5 Use Cases for Reducing Unix & Linux Attack Surfaces and Achieving Compliance

Paul Harper, May 18th, 2017

This blog is the first in a series that reviews common Unix & Linux use cases for least privilege, security and compliance. Get all 15 uses cases now by downloading this white paper. 

The concept of least privilege states that all users should have the lowest level of access privileges required to effectively conduct their jobs. However, many basic OS, management, application and software functions (e.g. configuration utilities) for Unix and Linux platforms require more than just basic privileges. This traditionally requires end users to possess elevated privileges in the form of root or administrative usernames and passwords. To overcome this inherent security and compliance risk, organizations must remove the need to distribute and maintain root and administrative credentials – or even reveal these credentials to end users at all – without impacting user or administrator productivity. That’s where third-party commercial solutions come in. Third-party solutions offer multiple benefits over built-in capabilities such as sudo.

But where do you start? How do you know what to tackle first?

Our 25+ years in pioneering the Unix/Linux least privilege market tells us that you can reduce Unix/Linux attack surfaces and improve compliance by doing five basic things really well. I’ve mapped certain capabilities in PowerBroker for Unix & Linux into these use cases. How well are you performing these activities now?

Get all 15 use cases now by downloading this white paper “15 Common Server Privilege Management Use Cases for Unix & Linux
Download now

1) Removing the need to log in as root

Many system and application users of Unix and Linux use the phrase, “I need root,” indicating that they can only perform their daily job functions if they can logon using the most powerful user on the system, named “root”. Root is often referred to as the “God” user as there is practically nothing that the root user cannot do. Allowing the usage of this account removes the ability to audit an individual’s actions (promoting account sharing) and inhibits the use of a strong, changeable password for the root account due to the need of multiple persons using the account at any given time. This behavior dramatically increases the risk posed to the organization from both the insider threat via malicious and accidental behaviors as well as additional exposure from external threats due to weak and non-changing passwords.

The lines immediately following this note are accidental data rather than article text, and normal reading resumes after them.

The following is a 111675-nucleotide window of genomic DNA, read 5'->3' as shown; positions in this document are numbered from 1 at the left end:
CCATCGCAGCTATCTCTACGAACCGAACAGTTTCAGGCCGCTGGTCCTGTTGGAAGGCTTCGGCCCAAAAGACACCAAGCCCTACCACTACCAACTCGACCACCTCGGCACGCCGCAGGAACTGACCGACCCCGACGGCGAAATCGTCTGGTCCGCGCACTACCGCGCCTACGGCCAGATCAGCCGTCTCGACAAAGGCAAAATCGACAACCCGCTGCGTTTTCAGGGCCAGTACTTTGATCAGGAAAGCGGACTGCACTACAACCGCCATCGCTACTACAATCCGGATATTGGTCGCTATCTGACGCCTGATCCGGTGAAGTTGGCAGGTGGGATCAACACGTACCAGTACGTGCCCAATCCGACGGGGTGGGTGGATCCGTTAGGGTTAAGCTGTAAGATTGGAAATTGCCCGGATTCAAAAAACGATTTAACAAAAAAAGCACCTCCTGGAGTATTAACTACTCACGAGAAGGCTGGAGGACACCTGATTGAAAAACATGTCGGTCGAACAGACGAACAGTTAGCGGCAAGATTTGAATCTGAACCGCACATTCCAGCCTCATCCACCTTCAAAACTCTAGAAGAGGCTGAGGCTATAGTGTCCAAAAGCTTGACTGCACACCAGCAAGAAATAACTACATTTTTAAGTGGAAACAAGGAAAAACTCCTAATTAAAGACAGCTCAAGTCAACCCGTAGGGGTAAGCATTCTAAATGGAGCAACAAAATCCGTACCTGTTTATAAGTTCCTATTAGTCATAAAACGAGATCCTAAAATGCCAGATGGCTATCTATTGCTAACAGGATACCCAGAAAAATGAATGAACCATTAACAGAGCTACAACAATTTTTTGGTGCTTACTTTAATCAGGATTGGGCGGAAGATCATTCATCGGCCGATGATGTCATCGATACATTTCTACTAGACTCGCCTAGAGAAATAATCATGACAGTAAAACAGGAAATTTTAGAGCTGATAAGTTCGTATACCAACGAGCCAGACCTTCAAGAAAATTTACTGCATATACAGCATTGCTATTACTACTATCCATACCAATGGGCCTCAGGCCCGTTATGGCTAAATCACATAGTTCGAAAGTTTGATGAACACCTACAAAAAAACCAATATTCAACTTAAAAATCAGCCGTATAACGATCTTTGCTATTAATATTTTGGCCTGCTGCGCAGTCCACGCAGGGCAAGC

PowerBroker for Unix & Linux implements a true least privilege delegation model, allowing users to run any command at a higher privilege level so long as allowed by the centralized policy. Removing the need for users to logon as root allows the root user account to have much tighter security controls or be moved to a password management system such as PowerBroker Password Safe.

2) Achieving compliance for the root account – indelible audit trail, unimpeachable logs

The most senior admins will, from time to time, have a legitimate need to use the root account due to the types of system level changes being made or just because of the ad-hoc nature of the commands they may need to issue. However, the compliance team needs to monitor ALL activity and ensure accountability for actions, especially considering the privilege level being used during these sessions. Allowing system administrators access to such an account, the compliance teams needs to identify who was using the root account, when they were using the root account and what changes were made by the root account. In addition, it is very important that log files are fully protected from any sort of tampering.

PowerBroker for Unix & Linux allows standard named user accounts to elevate to a root level with full session logging, providing a centralized indelible audit trail and ultimate accountability for each individual system administrator.